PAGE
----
The experimental drug, called LM11A-31, allowed mice with no movement in their lower limbs to walk with “well-coordinated steps” and even to replicate swimming motions
London: Scientists have developed a pill which they claim could help paralysed people walk again. The new drug allowed mice with no movement in their lower limbs to walk with “well-coordinated steps” and even to replicate swimming motions, reports PTI quoting the researchers.
The experimental drug, called LM11A-31, was developed by Professor Frank Longo, of Stanford University, California.
The researchers gave three different oral doses of LM11A-31, as well as a placebo, to different groups of mice beginning four hours after injury and then twice daily for a 42 day experimental period, the “Daily Mail” reported.
In tests, the experimental medication did not increase pain in the mice and showed no toxic effects on the animals.
It also efficiently crossed the blood brain barrier, which protects the central nervous system from potentially harmful chemicals carried around in the rest of the bloodstream.
An injury to the spinal cord stops the brain controlling the body and this is the first time an oral drug has been shown to provide an effective therapy.
“This is a first to have a drug that can be taken orally to produce functional improvement with no toxicity in a rodent,” Professor Sung Ok Yoon, of Ohio State University, Columbus, said.
“So far, in the spinal cord injury field with rodent s, effective treatments have included more than one therapy, often involving invasive means. Here, with a single agent, we were able to obtain functional improvement,” Yoon said.
The small molecule in the study was tested for its ability to prevent the death of cells called oligodendrocytes.
These cells surround and protect axons, long projections of a nerve cell, by wrapping them in a myelin sheath that protects the fibres.
In addition to functioning as axon insulation, myelin allows for the rapid transmission of signals between nerve cells.
The drug preserved oligodendrocytes by inhibiting the activation of a protein called p75. Yoon's lab previously found p75 is linked to the death of these specialised cells after a spinal cord injury. When they die, axons that are supported by them degenerate.
“Because we know oligodendrocytes continue to die for a long period of time after an injury, we took the approach that if we could put a brake on that cell death, we could prevent continued degeneration of axons,” she said.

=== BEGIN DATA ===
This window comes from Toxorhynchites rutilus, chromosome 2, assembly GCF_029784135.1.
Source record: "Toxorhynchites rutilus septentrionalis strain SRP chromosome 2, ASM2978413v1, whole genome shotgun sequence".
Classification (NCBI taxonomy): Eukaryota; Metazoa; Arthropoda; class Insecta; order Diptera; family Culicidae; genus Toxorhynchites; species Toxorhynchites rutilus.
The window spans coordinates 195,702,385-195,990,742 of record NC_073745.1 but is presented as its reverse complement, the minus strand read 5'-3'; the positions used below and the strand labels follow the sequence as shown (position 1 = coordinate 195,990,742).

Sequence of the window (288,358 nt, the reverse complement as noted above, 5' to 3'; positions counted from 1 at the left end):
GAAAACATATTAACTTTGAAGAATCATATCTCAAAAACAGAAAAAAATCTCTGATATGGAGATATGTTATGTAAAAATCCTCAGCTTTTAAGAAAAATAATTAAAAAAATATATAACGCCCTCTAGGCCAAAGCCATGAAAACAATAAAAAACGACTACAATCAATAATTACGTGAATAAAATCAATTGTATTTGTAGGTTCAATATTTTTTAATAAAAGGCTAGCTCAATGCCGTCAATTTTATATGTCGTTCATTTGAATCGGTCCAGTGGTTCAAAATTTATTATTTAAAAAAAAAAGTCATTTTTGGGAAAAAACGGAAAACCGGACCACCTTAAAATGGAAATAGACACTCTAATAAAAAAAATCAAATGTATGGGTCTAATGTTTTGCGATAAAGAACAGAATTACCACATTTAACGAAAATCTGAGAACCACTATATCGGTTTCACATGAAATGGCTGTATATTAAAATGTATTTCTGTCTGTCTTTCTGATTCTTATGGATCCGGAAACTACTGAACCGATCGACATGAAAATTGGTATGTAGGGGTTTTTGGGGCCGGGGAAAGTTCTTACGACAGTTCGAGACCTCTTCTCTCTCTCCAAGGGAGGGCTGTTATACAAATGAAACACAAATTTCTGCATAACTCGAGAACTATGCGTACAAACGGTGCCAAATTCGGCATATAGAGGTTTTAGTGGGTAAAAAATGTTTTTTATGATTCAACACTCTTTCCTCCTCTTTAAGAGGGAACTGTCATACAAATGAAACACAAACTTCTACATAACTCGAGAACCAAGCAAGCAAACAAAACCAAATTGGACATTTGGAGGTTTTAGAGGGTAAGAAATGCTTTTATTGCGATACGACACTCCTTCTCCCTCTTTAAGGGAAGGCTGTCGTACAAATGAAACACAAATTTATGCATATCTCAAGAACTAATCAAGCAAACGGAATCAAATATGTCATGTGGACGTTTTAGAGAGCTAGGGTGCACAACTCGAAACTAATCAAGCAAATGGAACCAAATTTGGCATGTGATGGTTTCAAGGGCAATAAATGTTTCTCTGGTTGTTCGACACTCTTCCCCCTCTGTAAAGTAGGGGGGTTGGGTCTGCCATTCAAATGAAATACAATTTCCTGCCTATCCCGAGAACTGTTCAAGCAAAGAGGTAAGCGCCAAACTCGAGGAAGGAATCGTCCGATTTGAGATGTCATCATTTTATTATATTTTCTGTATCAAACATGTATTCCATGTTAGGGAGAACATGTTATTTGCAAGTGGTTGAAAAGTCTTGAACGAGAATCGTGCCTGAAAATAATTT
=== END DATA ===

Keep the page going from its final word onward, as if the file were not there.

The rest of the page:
The study was published in The Journal of Neuroscience.
ICICI Lombard's ‘Insure’ will help customers to intimate a claim through their mobile
Mumbai: Private sector general insurer ICICI Lombard has launched a mobile application called ‘Insure’ that will allow customers to intimate a claim through the mobile, reports PTI.
“We have launched this mobile application ‘Insure’, which will help customers to intimate a claim through their mobile. For example, a customer can send the photographs of the damaged vehicle in case of an accident to the company through this application,” ICICI Lombard General Insurance operations and technology head N Eswarnatarajan said.
“The company is investing on mobile applications to make the customer experience better. We will come up with more such products shortly,” he added.
Customers have to download the application in their mobile phones to be able to use it, he said.
IRDA said the 46 standard terms would reduce ambiguity in the health insurance sector and enable all stakeholders to provide better services
New Delhi: The Insurance Regulatory and Development Authority (IRDA) has come out with standard definition of various key terms like critical illness with a view to bring in uniformity and promote health insurance, reports PTI.
“Health insurance addresses a major area of public concern. Although it is rapidly growing, access to health insurance still remains limited and add to it complaints especially due to variable interpretations of key policy terms are enormous,” the exposure draft on standardisation in Health Insurance of IRDA said.
IRDA has defined 46 commonly used terms in health insurance and standardised 11 critical illness terms.
It said the standard terms would reduce ambiguity, enable all stakeholders to provide better services, IRDA said adding that insurers should give all the 46 definitions in the policy document.
“In view of resolving the differences in the definitions of terms on critical illnesses adopted by the different insurers which are creating confusion in the minds of consumers and the industry ..., 11 critical illness terms have been standardised to be adopted uniformly across industry,” IRDA said.
As per the exposure draft, critical illness includes cancer, first heart attack, kidney failure, stroke, permanent paralysis of limbs, coma, organ transplant and multiple sclerosis.
Further, IRDA has allowed insurers to exclude certain diseases, including skin cancer and HIV induced diseases, from the 11 critical illnesses.
The exposure draft also listed 203 items, including diaper and internet charges, which are excluded from hospitalisation indemnity products.
Further to streamline the claim process, the exposure draft has also suggested a standard agreement between the third party administrator (TPA), the insurer, the hospital and the insurer. It also suggested a common industry wide pre-authorisation and claim form.
The regulator has sought feedback from all stakeholders within 10 days, starting from 11th January.